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i want to not repeat myself (DRY), but i cannot have a single piece of code. For example here is code repeated 3 times with the same bug:

class StarWars : Movie
{
   //Calculate "base ^ exponent"
   public float Power(float base, float exponent)
   {
      return (base * exponent);
   }
}

class Customer: Object
{
   //Calculate "base ^ exponent"
   public float Exponential(float base, float exponent)
   {
      return (base ^ exponent);
   }
}

class Student: Person
{
   //Calculate "base ^ exponent"
   public float CalculateExpoential(float base, float exponent)
   {
      return CalculateExponential(2.7182818, exponent * Ln(base));
   }
}

Now ideally i would have extracted this common function into it's own helper somewhere:

class LibraryOfHelperCode
{
    public static float Exponentiation(float base, float exponent)
    {
       return Exp(2.71828183, base * Ln(exponent));
    }
}

And converted the existing code to use it:

class StarWars : Movie
{
   //Calculate "base ^ exponent"
   public float Power(float base, float exponent)
   {
      return LibraryOfHelperCode.Exponentiation(base, exponent);
   }
}

class Customer: Object
{
   //Calculate "base ^ exponent"
   public float Exponential(float base, float exponent)
   {
      return LibraryOfHelperCode.Exponentiation(base, exponent);
   }
}

class Student: Person
{
   //Calculate "base ^ exponent"
   public float CalculateExpoential(float base, float exponent)
   {
      return LibraryOfHelperCode.Exponentiation(base, exponent);
   }
}

The value is that now i've extracted the repeated code from

  • Power
  • Exponential
  • CalculateExpoential

into a single function. This means that if there are any bugs, they only have to be fixed once. Which is good in this case, because there is a bug:

   public float CalculateExpoential(float base, float exponent)
   {
      //19971012: Oops, should be natrual log of base, not exponent
      return Exp(2.71828183, exponent * Ln(base));    
   }

and a few years after that:

   public float CalculateExpoential(float base, float exponent)
   { 
      //19990321: Oops, need to handle when exponent is zero
      if (exponent == 0)
         return 1.0;

      //19971012: Oops, should be natrual log of base, not exponent
      return Exp(2.71828183, exponent * Ln(base));    
   }

and later on:

   public float CalculateExpoential(float base, float exponent)
   { 
      //19990321: Oops, need to handle when exponent is zero
      if (exponent == 0)
         return 1.0;

      //20040523: Another special case
      if (Base = 0.0) && (Exponent > 0.0) then
         return 0.0; // 0**n = 0, n > 0

      //19971012: Oops, should be natrual log of base, not exponent
      return Exp(2.71828183, exponent * Ln(base));    
   }

and finally:

   public float CalculateExpoential(float base, float exponent)
   { 
      //20101027: Microsoft just release a method in .NET framework 4.0 that does
      //what we need. Use it:
      return Math.Pow(base, exponent);
   }

And everyone gets the fixes. On the other hand, i cannot guarantee that any one of those increment fixes won't break existing code.

Imagine a guy was calling:

char ps = Math.Trunc(Exponential(ProblemSize, ProblemComplexity));

and was never expecting the value to be larger than 128. He was wrong. And while the code was wrong all this time: it happened to work.

Now i come along and fix things, and suddenly code is crashing due to overflow and/or wraparound.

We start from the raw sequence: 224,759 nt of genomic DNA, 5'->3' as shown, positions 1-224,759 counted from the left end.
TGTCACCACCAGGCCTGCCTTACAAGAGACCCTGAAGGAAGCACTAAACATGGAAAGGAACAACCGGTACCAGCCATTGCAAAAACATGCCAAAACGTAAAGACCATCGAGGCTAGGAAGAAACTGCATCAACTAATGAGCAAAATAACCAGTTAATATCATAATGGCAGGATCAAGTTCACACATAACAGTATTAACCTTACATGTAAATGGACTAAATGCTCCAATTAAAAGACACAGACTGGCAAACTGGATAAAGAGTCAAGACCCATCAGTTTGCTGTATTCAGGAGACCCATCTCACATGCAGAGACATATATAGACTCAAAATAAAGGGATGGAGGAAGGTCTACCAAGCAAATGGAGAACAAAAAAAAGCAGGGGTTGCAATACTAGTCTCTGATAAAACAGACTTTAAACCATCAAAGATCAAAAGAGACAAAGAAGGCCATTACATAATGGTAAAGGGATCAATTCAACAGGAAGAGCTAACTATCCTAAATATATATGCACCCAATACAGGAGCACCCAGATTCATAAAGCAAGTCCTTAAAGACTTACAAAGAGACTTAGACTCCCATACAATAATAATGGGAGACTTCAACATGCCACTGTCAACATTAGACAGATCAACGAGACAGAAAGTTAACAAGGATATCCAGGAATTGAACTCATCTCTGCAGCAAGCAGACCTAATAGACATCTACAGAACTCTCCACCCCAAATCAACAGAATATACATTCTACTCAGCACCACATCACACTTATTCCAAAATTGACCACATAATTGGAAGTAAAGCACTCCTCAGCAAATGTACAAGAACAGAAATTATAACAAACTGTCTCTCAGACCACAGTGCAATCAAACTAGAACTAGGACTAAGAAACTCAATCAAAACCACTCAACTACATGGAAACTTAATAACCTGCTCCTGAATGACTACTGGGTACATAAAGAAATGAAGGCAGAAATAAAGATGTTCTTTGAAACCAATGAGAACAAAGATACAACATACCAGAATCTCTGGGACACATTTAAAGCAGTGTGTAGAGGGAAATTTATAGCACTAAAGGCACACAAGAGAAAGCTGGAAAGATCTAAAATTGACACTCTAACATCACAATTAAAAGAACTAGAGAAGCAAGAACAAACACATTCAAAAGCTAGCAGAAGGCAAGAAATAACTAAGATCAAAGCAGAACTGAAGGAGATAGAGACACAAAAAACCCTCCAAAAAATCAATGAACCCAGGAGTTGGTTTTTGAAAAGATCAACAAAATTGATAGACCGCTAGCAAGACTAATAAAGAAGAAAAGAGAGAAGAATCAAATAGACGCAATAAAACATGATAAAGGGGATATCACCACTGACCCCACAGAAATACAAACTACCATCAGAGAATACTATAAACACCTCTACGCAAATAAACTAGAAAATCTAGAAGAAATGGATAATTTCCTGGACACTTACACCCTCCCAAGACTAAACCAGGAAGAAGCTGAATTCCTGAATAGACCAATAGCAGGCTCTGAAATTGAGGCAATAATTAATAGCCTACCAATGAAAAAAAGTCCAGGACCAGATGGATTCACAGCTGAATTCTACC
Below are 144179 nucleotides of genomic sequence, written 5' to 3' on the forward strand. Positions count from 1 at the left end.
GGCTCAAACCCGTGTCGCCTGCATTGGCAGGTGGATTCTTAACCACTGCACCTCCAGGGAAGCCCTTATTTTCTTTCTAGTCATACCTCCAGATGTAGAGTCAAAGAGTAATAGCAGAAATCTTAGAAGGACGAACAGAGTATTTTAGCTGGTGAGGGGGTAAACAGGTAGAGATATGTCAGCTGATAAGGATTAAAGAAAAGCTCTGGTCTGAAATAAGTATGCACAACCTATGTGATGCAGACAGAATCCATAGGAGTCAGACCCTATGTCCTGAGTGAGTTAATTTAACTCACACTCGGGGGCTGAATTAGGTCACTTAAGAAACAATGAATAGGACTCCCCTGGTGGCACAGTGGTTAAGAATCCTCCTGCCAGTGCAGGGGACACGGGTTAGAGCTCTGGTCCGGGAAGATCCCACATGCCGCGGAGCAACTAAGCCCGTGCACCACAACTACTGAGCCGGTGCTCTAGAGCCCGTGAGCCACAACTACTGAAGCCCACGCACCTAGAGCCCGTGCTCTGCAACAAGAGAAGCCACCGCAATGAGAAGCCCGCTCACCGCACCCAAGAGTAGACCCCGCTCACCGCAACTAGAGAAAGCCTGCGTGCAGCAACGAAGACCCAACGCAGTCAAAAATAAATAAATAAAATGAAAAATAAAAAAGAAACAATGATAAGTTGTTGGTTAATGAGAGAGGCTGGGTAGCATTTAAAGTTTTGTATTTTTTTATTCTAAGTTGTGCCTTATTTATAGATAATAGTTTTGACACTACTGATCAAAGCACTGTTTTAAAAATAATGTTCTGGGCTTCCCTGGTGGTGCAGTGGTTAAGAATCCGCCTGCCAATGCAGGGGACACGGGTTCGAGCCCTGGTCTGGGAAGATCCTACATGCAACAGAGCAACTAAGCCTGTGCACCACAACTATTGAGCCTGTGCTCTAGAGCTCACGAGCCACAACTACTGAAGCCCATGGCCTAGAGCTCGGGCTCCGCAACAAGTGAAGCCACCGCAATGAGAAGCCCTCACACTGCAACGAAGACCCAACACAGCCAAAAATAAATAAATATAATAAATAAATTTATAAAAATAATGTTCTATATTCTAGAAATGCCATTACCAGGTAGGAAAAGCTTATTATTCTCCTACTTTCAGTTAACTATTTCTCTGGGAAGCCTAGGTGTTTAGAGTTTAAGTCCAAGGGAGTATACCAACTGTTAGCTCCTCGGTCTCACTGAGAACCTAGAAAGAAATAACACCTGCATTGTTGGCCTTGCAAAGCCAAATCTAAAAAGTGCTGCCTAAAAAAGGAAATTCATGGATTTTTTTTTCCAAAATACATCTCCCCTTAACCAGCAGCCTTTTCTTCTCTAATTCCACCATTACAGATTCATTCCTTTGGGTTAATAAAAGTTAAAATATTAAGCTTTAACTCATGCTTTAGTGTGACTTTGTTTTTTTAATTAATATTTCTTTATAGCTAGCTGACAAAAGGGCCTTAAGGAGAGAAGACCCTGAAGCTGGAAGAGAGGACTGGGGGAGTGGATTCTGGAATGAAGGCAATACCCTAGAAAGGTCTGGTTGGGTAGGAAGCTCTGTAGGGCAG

The problem i'm facing today is that a change in DRY common code affects everywhere it's used. The only acceptable (polotical) solution is to keep a copy of the library class for every executable/moduble/namespace/class that uses it.

Undoing any DRYness.

Is there any way out of this mess? When i can not repeat myself, but continue to get fixes and improvements as they are added to the single DRY code?


i mean...should i have shared code, but branch it at every release? But the issue that is polotically nobody wants the code every to be reverse-integrated.

share|improve this question
    
Your rather long-winded example doesn't seem to have anything to do with your actual question about libraries. In your example the obvious answer is "use inheritance". –  meagar Oct 27 '10 at 15:27
    
Sounds like you know the right technological solution, but the politics of your job prevent you from doing it. Perhaps it's time to start looking for a new job? –  Tim Oct 27 '10 at 15:36
    
@meagar What do you mean use inheritance? What do you mean that the code has nothing to do with libraries? Rename Helper to Library and might become clearer. –  Ian Boyd Oct 27 '10 at 15:43
    
@Ian My point is that you've implemented three identical methods in three obviously related classes. The DRY way to do this is inheritance, not moving code to external libraries. –  meagar Oct 27 '10 at 15:50
    
@meagar: You seem to be stuck on the example, rather than the question. i've come up with a completely different hypothetical example. –  Ian Boyd Oct 27 '10 at 16:13

5 Answers 5

Your programs should only break if you change your library's interface. If changing the implementation of the library breaks your program, you're probably binding the program to the library too strongly. The program shouldn't depend on the library's internal workings. If you're constantly changing your library's interface and breaking your projects, you probably need to spend more time designing your library.

You should also use version control for your libraries. Build your code against a specific branch/version of the library. If the libraries interface changes significantly and you don't want to update the existing projects, make a new branch for the new interface, which new projects can use, while old projects can continue using the old branch. Bug fixes can be written against one branch and merged into the other.

Git is particularly good at this sort of thing. Use submodules to link your project to a specific commit of a library.

share|improve this answer
    
We do something similar. A "References" folder exists in a branch, with the compiled components that are used in that branch. –  StingyJack Oct 27 '10 at 15:34